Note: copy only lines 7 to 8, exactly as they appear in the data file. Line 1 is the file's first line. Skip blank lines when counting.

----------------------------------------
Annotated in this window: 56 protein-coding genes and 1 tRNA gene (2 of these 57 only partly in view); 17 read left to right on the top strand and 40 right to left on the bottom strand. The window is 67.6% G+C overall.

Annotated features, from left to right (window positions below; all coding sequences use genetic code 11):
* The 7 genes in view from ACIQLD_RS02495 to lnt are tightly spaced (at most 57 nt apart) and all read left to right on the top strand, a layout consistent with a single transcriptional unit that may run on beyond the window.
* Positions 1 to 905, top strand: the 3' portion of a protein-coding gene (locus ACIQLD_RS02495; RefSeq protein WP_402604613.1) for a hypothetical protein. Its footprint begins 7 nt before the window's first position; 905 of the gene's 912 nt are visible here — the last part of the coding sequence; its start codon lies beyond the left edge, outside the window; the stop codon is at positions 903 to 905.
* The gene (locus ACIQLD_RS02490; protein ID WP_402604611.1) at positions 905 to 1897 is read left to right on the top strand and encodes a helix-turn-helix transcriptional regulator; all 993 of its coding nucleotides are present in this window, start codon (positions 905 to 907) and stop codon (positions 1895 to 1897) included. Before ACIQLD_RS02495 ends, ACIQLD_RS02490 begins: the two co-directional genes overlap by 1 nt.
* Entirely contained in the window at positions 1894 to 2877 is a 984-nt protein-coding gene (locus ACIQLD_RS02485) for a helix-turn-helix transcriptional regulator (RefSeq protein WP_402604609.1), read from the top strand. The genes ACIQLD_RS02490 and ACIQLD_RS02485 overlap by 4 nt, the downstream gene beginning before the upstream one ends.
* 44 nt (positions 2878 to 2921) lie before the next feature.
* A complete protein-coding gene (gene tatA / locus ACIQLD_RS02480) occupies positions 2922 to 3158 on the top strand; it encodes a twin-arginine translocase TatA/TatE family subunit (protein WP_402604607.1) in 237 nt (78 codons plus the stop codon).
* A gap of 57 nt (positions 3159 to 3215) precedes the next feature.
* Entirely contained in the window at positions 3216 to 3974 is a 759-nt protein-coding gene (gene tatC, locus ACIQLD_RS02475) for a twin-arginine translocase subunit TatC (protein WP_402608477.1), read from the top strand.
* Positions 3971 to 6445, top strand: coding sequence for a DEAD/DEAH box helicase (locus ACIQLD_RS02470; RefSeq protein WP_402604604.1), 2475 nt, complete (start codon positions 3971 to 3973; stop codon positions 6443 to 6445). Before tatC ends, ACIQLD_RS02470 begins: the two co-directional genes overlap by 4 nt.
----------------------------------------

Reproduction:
* 44 nt (positions 2878 to 2921) lie before the next feature.
* A complete protein-coding gene (gene tatA / locus ACIQLD_RS02480) occupies positions 2922 to 3158 on the top strand; it encodes a twin-arginine translocase TatA/TatE family subunit (protein WP_402604607.1) in 237 nt (78 codons plus the stop codon).